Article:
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Longchang Apartments: Shanghai’s Real “Pig Cage Stronghold”

An old Shanghai courtyard building where many people live in one-room apartments.

From Sina:

The “Pig Cage Stronghold” in “Kung Fu Hustle” is a building that surrounds a courtyard. In this small little courtyard, people do everything, and many generations live together. This here is Shanghai’s real “Pig Cage Stronghold”– Longchang Apartments on 362 Longchang Road. It is very characteristic!

The "Pig Cage Stockade" in Stephen Chow's "Kung Fu Hustle" movie.

Life in the “Pig Cage Stronghold” remained the same for several decades after the establishment of the new China. However, it is no longer called “Pig Cage Stronghold”, and is now called “Tongzilou”: a building with a  long corridor with balconies on one side and uniform single-roomed apartments on the other. The corridors/hallways are shared, the balconies are open, and the apartments do not have kitchens or bathrooms. The people who live here are employees of state-owned enterprises, singles get one room, while those with families get two rooms, and not far is a kitchen.

The doors are across from the balconies and the balconies are the length of each room. People hang their washed clothes to dry around the balconies as well as placing potted flowers and plants, and are careful not to infringe one inch upon their neighbor’s boundaries. These are all unwritten rules, because there is a shortage of private and public space, and everyone will fight for it.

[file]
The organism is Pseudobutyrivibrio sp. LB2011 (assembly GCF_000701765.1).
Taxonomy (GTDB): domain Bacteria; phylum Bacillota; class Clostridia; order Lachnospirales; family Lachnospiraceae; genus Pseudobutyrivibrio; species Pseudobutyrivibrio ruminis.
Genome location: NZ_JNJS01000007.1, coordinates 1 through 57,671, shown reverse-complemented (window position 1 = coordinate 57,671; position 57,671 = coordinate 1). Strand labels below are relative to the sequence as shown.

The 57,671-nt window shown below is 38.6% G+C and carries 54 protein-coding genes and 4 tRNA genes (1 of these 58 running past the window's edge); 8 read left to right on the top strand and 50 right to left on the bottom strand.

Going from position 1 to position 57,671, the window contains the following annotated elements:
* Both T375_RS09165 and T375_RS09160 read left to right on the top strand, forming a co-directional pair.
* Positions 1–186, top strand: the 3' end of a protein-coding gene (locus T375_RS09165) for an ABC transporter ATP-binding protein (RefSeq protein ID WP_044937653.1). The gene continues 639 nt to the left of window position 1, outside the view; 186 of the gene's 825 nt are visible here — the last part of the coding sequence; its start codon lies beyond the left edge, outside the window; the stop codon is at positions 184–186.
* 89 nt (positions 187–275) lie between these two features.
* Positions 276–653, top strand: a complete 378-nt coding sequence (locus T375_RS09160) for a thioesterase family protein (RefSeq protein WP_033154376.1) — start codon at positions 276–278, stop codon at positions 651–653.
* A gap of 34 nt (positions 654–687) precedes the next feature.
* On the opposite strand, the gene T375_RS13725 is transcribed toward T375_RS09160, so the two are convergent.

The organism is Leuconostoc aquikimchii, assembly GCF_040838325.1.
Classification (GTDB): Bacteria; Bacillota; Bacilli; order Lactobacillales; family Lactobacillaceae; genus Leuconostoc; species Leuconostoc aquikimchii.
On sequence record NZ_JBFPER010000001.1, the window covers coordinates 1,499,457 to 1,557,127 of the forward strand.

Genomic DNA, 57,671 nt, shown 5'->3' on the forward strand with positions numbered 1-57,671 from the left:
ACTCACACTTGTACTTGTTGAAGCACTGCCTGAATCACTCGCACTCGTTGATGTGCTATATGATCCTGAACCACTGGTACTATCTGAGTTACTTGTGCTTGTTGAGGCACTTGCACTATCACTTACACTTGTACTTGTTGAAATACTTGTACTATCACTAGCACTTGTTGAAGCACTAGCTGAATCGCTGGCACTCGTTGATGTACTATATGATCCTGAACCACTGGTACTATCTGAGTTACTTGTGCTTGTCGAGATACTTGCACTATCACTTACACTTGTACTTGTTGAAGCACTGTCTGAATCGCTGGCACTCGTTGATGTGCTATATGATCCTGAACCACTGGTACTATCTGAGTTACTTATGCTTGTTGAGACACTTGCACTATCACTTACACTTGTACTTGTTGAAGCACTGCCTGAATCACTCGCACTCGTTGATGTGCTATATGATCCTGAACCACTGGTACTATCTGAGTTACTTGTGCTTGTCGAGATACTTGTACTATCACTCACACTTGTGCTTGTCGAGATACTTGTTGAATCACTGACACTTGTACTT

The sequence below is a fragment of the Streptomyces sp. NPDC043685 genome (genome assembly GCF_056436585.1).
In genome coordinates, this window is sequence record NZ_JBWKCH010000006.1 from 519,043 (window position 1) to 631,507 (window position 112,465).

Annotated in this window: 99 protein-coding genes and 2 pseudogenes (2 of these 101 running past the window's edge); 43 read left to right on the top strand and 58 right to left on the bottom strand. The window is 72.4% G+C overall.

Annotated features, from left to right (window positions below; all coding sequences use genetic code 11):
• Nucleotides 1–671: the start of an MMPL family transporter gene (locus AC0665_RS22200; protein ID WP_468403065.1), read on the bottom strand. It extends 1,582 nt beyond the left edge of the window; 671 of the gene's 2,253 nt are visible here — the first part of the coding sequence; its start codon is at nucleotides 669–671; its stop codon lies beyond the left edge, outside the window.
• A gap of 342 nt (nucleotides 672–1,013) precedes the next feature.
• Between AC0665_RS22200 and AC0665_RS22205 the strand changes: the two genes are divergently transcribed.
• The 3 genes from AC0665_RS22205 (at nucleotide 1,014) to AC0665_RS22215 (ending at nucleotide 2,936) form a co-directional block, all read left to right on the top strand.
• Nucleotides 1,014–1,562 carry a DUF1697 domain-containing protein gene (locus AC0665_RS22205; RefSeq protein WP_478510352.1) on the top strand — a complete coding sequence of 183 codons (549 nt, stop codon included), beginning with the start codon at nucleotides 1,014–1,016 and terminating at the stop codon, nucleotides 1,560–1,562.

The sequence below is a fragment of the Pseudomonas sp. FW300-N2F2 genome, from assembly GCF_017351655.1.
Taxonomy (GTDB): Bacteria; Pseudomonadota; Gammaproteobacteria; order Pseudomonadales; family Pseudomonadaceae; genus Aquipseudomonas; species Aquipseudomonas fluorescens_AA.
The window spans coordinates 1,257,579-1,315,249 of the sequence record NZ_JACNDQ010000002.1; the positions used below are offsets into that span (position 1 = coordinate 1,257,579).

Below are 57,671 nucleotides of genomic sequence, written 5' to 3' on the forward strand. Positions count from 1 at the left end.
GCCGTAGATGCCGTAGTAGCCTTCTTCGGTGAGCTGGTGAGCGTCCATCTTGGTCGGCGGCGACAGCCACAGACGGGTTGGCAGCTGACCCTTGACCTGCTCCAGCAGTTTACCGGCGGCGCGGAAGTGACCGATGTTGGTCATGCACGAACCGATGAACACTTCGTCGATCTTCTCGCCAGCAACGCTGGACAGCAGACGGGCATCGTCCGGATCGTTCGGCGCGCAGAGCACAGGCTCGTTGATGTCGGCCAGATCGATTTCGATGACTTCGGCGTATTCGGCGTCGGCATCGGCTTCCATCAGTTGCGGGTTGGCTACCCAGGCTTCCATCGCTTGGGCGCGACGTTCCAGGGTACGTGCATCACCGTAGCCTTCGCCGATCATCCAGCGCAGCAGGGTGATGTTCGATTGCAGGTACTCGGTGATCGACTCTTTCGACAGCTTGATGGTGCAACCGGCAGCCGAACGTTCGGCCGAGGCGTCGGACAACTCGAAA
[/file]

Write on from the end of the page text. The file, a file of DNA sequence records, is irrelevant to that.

The public toilet is overcrowded, and , and peeking incidents easily happen. Whatever a neighbor eats today, whatever guests come, whatever nice things are purchased, whatever happens are all things that cannot be hidden [from others]. Children crying or screaming from being punished or scolded, and two people quarreling are daily sounds, like listening to popular music.

None of the apartments have their own kitchen or bathrooms.

Everyone hangs their clothes out to dry.

This old courtyard apartment complex in Shanghai looks like one in Kung Fu Hustle.

The trash container or furnace for the courtyard apartment complex.

Washed clothes hanging out to dry on poles.

An old lady looks out from her balcony.

Neighbors on a balcony, while a housewife uses a washing machine below.

A dramatic picture looking up the wall of the apartment complex.

Some neighbors eat and talk outside of their apartment.

A view of the trash area for the apartment complex.

A view of the courtyard apartment complex's courtyard, staircase, bicycles, and drying laundry.

An old Chinese woman with a plastic basin in the hallway.

A row of bicycles and mail boxes in a courtyard building in Shanghai.

Two old Chinese ladies chat next to some drying laundry.

Two Chinese children play on a balcony.

An entrance into the courtyard apartment complex.

A Chinese woman place some shoes on a wall as the sun sets in Shanghai.

Comments from XCar:

It has been many years. In 1996, I went to see it once because of its reputation. Later, I could no longer find it again. I thought it had been demolished. Apparently it is still there.

I bet it is Stephen Chow’s property.

It is rare to see already. Evidence of Shanghai’s history.

Are you stupid? At the time, those who could live in this kind of place had to have some ability!
—What is so strange?
This is the real Shanghai!!!

Has this building been in many movies before? It looks very familiar.